(From left) AâÂÂÂÂphotograph of garbage strewn near Apex Hospital in Borivli West uploaded by Satyam Goradia on October 8; and a picture uploaded by the BMC of the spot that was cleared the same day
With Big Brother (read: the central government) watching, the Brihanmumbai Municipal Corporation (BMC), notorious for its lackadaisical attitude towards citizens woes, is surprisingly toeing the line. A mobile app, Swacchata, designed by the Ministry of Urban Development Department (MoUD) and launched in August, and while it hasn’t been tom-tommed, it’s been keeping BMC’s Solid Waste Management department busy. With a 24-hour mandatory response time, the app has been working like magic.
A screenshot of a resolved complaint
Interestingly, while there has been not a squeak about the app from the civic authorities here, Mumbaikars who stumbled upon it have been trying it out. In the last two months alone, the app has registered over 60 complaints. A majority of these have been attended to, and the results shared, with pictures of the cleaned up spot posted on the app. Complaints not resolved were ‘rejected’ over jurisdiction issues. For instance, if the road does not come under the BMC, it is not responsible for cleaning it.
Prompt action on complaints will earn the civic body 300 points per complaint under the Centre’s Swachh Bharat Mission, and greatly improve its chances of a higher ranking on the Centre’s list of clean cities.
How it works
After downloading the app on your mobile phone (Android/iOS), take a picture of a spot where garbage has piled up and upload it using your GPS (global positioning system) location. The complaint will be logged on the app, monitored by the Centre. It will be forwarded to the civic body of the city concerned (Mumbai, in this case), as well as the authorities expected to initiate action within 24 hours.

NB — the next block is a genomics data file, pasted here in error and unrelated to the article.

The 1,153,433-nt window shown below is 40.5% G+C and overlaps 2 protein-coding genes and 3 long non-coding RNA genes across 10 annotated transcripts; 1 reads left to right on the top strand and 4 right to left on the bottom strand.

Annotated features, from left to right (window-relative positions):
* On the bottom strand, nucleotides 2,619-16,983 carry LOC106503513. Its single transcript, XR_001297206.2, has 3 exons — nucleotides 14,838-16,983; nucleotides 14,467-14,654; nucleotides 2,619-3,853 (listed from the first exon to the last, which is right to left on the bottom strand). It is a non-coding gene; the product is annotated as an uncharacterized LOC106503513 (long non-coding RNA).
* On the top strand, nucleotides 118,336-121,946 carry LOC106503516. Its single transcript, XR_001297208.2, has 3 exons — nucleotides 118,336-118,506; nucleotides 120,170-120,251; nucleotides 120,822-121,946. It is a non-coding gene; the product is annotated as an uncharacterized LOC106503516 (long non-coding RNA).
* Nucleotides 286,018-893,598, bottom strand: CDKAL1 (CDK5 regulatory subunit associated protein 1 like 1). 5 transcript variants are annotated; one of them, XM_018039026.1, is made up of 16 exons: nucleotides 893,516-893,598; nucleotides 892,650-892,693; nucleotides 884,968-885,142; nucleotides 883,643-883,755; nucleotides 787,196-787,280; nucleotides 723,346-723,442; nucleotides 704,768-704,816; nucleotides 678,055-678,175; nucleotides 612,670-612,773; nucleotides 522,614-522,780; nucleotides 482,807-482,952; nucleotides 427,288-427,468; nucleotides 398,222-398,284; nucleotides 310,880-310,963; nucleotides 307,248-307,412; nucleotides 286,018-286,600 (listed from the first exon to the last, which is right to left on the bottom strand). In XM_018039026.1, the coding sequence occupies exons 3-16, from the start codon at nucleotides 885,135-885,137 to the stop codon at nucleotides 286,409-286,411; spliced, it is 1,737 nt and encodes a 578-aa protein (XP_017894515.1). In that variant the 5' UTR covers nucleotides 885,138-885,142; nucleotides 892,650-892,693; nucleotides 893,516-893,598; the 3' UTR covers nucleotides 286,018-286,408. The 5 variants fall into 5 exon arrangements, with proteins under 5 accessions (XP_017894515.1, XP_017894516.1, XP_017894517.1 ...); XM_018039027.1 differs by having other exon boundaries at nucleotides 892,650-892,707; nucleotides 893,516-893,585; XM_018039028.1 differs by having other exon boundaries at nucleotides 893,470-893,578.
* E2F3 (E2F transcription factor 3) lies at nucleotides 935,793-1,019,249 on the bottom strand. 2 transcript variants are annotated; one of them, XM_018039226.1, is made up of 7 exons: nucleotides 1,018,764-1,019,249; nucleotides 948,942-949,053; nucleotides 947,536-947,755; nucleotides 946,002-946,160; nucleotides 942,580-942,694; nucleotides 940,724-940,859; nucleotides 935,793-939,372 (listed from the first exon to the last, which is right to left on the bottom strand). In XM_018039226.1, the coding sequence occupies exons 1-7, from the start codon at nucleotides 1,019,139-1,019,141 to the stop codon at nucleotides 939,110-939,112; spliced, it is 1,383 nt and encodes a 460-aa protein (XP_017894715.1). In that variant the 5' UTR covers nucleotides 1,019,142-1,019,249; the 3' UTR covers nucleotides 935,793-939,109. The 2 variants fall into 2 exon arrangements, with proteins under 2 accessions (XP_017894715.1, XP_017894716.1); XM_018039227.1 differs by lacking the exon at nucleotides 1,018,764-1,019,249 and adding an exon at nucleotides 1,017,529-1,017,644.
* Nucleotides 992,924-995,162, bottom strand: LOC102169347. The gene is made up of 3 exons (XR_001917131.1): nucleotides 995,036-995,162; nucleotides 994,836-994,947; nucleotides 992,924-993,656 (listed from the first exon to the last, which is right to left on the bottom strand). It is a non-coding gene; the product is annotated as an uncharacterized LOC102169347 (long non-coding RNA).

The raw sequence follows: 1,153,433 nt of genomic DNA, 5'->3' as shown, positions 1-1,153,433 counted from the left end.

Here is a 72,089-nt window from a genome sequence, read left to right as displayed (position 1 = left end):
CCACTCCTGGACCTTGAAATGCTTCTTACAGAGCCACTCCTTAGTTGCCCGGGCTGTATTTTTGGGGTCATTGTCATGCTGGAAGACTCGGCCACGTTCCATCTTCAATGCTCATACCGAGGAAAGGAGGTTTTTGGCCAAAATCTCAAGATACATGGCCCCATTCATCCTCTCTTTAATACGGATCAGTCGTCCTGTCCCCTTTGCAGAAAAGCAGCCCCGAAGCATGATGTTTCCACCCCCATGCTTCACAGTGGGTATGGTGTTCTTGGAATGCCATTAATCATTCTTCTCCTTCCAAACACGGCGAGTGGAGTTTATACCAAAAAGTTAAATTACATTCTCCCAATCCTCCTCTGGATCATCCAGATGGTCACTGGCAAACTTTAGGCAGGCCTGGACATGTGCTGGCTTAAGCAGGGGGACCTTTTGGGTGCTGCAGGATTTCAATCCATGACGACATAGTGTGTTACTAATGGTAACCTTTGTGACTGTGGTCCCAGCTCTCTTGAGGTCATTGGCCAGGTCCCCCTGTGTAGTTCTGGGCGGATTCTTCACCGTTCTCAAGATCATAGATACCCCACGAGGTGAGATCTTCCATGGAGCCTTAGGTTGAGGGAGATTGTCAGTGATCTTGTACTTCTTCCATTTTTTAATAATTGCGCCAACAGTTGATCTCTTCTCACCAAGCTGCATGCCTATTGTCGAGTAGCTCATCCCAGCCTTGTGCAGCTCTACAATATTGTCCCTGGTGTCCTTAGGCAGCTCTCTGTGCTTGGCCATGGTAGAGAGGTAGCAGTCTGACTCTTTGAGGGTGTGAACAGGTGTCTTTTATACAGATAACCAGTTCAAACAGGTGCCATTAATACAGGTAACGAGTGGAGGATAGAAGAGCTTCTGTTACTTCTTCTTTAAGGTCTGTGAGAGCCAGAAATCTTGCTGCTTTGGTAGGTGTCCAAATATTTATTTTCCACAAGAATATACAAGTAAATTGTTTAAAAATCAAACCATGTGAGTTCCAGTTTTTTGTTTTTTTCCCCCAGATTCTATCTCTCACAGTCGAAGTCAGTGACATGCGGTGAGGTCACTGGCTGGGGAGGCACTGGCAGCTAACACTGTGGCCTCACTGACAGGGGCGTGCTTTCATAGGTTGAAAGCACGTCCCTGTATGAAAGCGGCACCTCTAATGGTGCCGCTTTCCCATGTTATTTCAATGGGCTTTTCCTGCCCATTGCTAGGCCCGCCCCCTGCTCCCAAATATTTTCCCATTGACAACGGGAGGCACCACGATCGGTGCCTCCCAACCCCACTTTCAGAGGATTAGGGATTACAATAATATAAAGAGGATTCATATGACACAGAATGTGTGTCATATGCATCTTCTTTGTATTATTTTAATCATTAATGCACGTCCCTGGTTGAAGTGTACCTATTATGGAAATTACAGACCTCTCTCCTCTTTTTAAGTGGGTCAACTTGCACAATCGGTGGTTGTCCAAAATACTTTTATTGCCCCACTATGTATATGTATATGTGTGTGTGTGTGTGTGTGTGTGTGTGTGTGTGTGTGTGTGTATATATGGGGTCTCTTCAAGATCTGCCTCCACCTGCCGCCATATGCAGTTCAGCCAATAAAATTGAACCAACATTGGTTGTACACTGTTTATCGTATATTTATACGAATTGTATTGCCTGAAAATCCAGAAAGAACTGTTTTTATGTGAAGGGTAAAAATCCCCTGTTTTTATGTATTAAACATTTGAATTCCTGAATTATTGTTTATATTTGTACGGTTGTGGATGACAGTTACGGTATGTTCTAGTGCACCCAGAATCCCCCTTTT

A senior official from the BMC said, “The Swacchata app is connected to another app, which is handled by a team of local civic officials from the Solid Waste Management (SWM) department. After citizens post their complaint, it is forwarded to the engineer of that particular ward.” The official said, “The engineer then calls the complainant to note down details of the spot and initiate a clean-up. After completion, civic officials post pictures of the cleaned spot.”
The purpose of the app is to ensure faster resolution of complaints by citizens, since the authorities are forced to react within a deadline.
A civic official, who did not wish to be named, said engineers have been responding in short time to avoid receiving follow-up calls from officials at the Centre, who have been watching over the operation like hawks.
Speaking to mid-day, municipal commissioner Ajoy Mehta said, “It’s a good initiative. Citizens’ involvement will be extremely important to make it a success. People should start using the app to ensure garbage is cleared immediately.”
In Mumbai, the app is moderated by an executive engineer and assistant engineer from the solid waste management department.
One of the engineers, who did not wish to be named, said, “As of now, we receive three complaints a day. Sometimes, there are minor glitches while registering a complaint. We are in touch with officials from the MoUD to have these fixed.”
Mumbai at No. 10
On the Swachh Sarvekshan index that is based on six parameters (listed below), Mumbai stood at a respectable 10 out of 73 cities surveyed between January 5 and January 20. The survey was conducted by the Quality Council of India (QCI) and covered all state capitals and 53 cities with a population of above one million.
1. Strategy for Open Defecation-Free town and Integrated Solid Waste Management (SWM)
2. Sweeping, door-to-door collection and transportation of solid waste
3. Processing and disposal of solid waste
4. Provision of public and community toilets
5. Construction of household toilets
6. Information, education and behaviour change communication activity